• Drought is a deficiency in precipitation over an extended period, usually a season or more, resulting in a water shortage that has adverse impacts on vegetation, animals and/or people. The Climate Moisture Index (CMI) was calculated as the difference between annual precipitation and potential evapotranspiration (PET) – the potential loss of water vapour from a landscape covered by vegetation. Positive CMI values indicate wet or moist conditions and show that precipitation is sufficient to sustain a closed-canopy forest. Negative CMI values indicate dry conditions that, at best, can support discontinuous parkland-type forests. The CMI is well suited to evaluating moisture conditions in dry regions such as the Prairie Provinces and has been used for other ecological studies. Mean annual potential evapotranspiration (PET) was estimated for 30-year periods using the modified Penman-Monteith formulation of Hogg (1997), based on monthly 10-km gridded temperature data. Data shown on maps are 30-year averages. Historical values of CMI (1981-2010) were created by averaging annual CMI calculated from interpolated monthly temperature and precipitation data produced from climate station records. Future values of CMI were projected from downscaled monthly values of temperature and precipitation simulated using the Canadian Earth System Model version 2 (CanESM2) for two different Representative Concentration Pathways (RCP). RCPs are different greenhouse gas concentration trajectories adopted by the Intergovernmental Panel on Climate Change (IPCC) for its fifth Assessment Report. RCP 2.6 (referred to as rapid emissions reductions) assumes that greenhouse gas concentrations peak between 2010-2020, with emissions declining thereafter. In the RCP 8.5 scenario (referred to as continued emissions increases) greenhouse gas concentrations continue to rise throughout the 21st century. Provided layer: mean annual Climate Moisture Index across Canada for a reference period (1981-2010). Reference: Hogg, E.H. 1997. Temporal scaling of moisture and the forest-grassland boundary in western Canada. Agricultural and Forest Meteorology 84,115–122.

  • The fire regime describes the patterns of fire seasonality, frequency, size, spatial continuity, intensity, type (e.g., crown or surface fire) and severity in a particular area or ecosystem. Annual area burned is the average surface area burned annually in Canada by large fires (greater than 200 hectares (ha)). Changes in annual area burned were estimated using Homogeneous Fire Regime (HFR) zones. These zones represent areas where the fire regime is similar over a broad spatial scale (Boulanger et al. 2014). Such zonation is useful in identifying areas with unusual fire regimes that would have been overlooked if fires had been aggregated according to administrative and/or ecological classifications. Fire data comes from the Canadian National Fire Database covering 1959–1999 (for HFR zones building) and 1959-1995 (for model building). Multivariate Adaptive Regression Splines (MARS) modeling was used to relate monthly fire regime attributes with monthly climatic/fire-weather in each HFR zone. Future climatic data were simulated using the Canadian Earth System Model version 2 (CanESM2) and downscaled at a 10 Km resolution using ANUSPLIN for two different Representative Concentration Pathways (RCP). RCPs are different greenhouse gas concentration trajectories adopted by the Intergovernmental Panel on Climate Change (IPCC) for its fifth Assessment Report. RCP 2.6 (referred to as rapid emissions reductions) assumes that greenhouse gas concentrations peak between 2010-2020, with emissions declining thereafter. In the RCP 8.5 scenario (referred to as continued emissions increases) greenhouse gas concentrations continue to rise throughout the 21st century. Provided layer: projected annual area burned by large fires (>200 ha) across Canada for the short-term (2011-2040) under the RCP 8.5 (continued emissions increases). Reference: Boulanger, Y., Gauthier, S., et al. 2014. A refinement of models projecting future Canadian fire regimes using homogeneous fire regime zones. Canadian Journal of Forest Research 44, 365–376.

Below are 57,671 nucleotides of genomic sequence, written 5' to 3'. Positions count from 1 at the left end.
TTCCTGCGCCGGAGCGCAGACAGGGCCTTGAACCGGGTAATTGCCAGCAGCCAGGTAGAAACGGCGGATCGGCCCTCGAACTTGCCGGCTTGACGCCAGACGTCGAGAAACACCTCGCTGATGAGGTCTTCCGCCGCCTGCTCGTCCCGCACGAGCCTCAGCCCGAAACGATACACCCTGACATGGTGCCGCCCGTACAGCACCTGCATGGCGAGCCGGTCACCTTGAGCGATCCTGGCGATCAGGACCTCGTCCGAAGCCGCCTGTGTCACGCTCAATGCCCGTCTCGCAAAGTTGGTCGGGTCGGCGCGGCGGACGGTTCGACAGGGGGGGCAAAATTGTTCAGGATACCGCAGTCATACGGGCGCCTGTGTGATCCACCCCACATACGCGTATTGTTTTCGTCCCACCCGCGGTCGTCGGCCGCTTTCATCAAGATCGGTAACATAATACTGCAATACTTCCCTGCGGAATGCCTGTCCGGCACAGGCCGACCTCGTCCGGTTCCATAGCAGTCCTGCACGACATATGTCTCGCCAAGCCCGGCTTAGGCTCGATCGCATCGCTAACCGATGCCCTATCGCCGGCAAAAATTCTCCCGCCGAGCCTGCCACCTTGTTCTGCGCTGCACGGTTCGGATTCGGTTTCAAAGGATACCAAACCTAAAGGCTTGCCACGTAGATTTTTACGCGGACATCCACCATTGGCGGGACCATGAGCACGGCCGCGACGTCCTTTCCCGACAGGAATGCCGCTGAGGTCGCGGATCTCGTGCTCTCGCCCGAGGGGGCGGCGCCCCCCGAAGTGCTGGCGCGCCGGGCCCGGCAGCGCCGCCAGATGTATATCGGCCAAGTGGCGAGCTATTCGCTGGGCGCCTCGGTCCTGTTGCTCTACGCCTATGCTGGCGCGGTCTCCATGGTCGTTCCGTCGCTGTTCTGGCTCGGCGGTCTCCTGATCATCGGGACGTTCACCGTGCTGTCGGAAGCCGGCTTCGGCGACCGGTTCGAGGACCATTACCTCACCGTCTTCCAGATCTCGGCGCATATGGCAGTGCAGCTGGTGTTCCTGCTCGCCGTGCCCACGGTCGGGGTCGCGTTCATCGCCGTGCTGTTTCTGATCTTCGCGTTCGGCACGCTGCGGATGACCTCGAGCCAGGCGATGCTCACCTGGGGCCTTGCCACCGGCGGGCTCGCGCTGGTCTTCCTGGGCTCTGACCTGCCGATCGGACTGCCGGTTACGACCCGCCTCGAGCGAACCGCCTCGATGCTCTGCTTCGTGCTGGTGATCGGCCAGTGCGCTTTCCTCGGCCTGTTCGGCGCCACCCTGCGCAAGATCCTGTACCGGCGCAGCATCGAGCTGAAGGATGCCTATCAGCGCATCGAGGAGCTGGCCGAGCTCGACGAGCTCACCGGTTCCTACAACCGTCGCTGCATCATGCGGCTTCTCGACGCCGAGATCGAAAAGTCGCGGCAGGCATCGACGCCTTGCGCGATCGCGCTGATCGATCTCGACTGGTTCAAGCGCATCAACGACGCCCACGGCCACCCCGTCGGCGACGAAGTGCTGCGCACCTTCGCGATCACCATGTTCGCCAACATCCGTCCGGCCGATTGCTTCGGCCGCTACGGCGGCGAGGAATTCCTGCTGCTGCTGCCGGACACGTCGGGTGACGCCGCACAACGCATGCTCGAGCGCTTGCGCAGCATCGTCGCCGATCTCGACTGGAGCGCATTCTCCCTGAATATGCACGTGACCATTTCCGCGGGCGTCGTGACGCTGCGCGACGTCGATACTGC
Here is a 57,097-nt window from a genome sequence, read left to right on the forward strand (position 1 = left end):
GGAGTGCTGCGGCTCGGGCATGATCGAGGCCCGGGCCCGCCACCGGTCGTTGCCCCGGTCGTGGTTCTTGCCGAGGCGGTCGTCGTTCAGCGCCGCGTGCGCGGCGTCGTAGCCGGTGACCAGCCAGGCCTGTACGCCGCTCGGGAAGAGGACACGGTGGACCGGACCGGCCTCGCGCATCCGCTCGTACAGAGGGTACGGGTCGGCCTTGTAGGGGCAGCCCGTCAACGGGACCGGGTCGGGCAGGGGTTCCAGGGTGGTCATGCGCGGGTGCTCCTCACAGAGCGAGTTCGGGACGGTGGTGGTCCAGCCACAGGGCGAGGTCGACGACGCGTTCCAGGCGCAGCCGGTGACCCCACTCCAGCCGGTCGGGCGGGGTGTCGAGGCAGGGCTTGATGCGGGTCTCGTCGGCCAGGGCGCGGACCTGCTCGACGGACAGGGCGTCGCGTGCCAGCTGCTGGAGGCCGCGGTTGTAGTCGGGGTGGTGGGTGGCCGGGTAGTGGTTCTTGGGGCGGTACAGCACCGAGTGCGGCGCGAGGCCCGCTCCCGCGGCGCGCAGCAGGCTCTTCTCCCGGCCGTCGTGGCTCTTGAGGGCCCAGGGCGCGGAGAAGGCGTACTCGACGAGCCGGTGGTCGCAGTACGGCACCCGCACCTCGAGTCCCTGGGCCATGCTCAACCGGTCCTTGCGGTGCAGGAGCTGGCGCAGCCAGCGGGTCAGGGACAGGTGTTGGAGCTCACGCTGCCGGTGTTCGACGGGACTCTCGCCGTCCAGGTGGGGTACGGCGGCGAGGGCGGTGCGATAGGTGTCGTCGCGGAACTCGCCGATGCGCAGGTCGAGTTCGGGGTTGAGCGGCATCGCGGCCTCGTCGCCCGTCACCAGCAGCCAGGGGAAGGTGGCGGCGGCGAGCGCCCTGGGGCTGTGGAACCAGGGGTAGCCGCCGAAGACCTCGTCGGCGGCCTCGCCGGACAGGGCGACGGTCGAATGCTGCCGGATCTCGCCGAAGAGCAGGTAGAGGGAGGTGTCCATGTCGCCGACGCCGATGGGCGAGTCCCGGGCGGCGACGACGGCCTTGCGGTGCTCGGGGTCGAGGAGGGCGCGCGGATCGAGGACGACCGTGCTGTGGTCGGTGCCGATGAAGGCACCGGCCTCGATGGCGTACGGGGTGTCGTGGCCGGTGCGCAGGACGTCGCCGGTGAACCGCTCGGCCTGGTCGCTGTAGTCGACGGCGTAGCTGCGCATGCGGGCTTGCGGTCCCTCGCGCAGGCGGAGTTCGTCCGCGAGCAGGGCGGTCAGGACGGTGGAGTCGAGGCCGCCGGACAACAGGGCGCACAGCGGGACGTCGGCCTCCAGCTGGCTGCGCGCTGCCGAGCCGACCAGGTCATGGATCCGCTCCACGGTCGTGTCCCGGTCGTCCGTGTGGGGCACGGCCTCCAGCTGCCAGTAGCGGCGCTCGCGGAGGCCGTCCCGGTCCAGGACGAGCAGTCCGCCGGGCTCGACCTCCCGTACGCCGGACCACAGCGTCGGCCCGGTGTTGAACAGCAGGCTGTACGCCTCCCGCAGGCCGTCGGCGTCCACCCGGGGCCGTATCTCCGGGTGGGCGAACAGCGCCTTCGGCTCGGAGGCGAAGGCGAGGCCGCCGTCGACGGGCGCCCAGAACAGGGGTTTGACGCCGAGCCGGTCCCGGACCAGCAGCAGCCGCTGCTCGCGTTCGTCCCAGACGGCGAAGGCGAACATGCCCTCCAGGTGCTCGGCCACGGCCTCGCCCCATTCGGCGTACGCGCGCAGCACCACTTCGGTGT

• This map shows the projected average change in mean temperature (°C) for 2081-2100, with respect to the reference period of 1986-2005 for RCP8.5. The median projected change across the ensemble of CMIP5 climate models is shown. For more maps on projected change, please visit the Canadian Climate Data and Scenarios (CCDS) site: http://ccds-dscc.ec.gc.ca/index.php?page=download-cmip5.

  • The fire regime describes the patterns of fire seasonality, frequency, size, spatial continuity, intensity, type (e.g., crown or surface fire) and severity in a particular area or ecosystem. Annual area burned is the average surface area burned annually in Canada by large fires (greater than 200 hectares (ha)). Changes in annual area burned were estimated using Homogeneous Fire Regime (HFR) zones. These zones represent areas where the fire regime is similar over a broad spatial scale (Boulanger et al. 2014). Such zonation is useful in identifying areas with unusual fire regimes that would have been overlooked if fires had been aggregated according to administrative and/or ecological classifications. Fire data comes from the Canadian National Fire Database covering 1959–1999 (for HFR zones building) and 1959-1995 (for model building). Multivariate Adaptive Regression Splines (MARS) modeling was used to relate monthly fire regime attributes with monthly climatic/fire-weather in each HFR zone. Future climatic data were simulated using the Canadian Earth System Model version 2 (CanESM2) and downscaled at a 10 Km resolution using ANUSPLIN for two different Representative Concentration Pathways (RCP). RCPs are different greenhouse gas concentration trajectories adopted by the Intergovernmental Panel on Climate Change (IPCC) for its fifth Assessment Report. RCP 2.6 (referred to as rapid emissions reductions) assumes that greenhouse gas concentrations peak between 2010-2020, with emissions declining thereafter. In the RCP 8.5 scenario (referred to as continued emissions increases) greenhouse gas concentrations continue to rise throughout the 21st century. Provided layer: projected annual area burned by large fires (>200 ha) across Canada for the medium-term (2041-2070) under the RCP 8.5 (continued emissions increases). Reference: Boulanger, Y., Gauthier, S., et al. 2014. A refinement of models projecting future Canadian fire regimes using homogeneous fire regime zones. Canadian Journal of Forest Research 44, 365–376.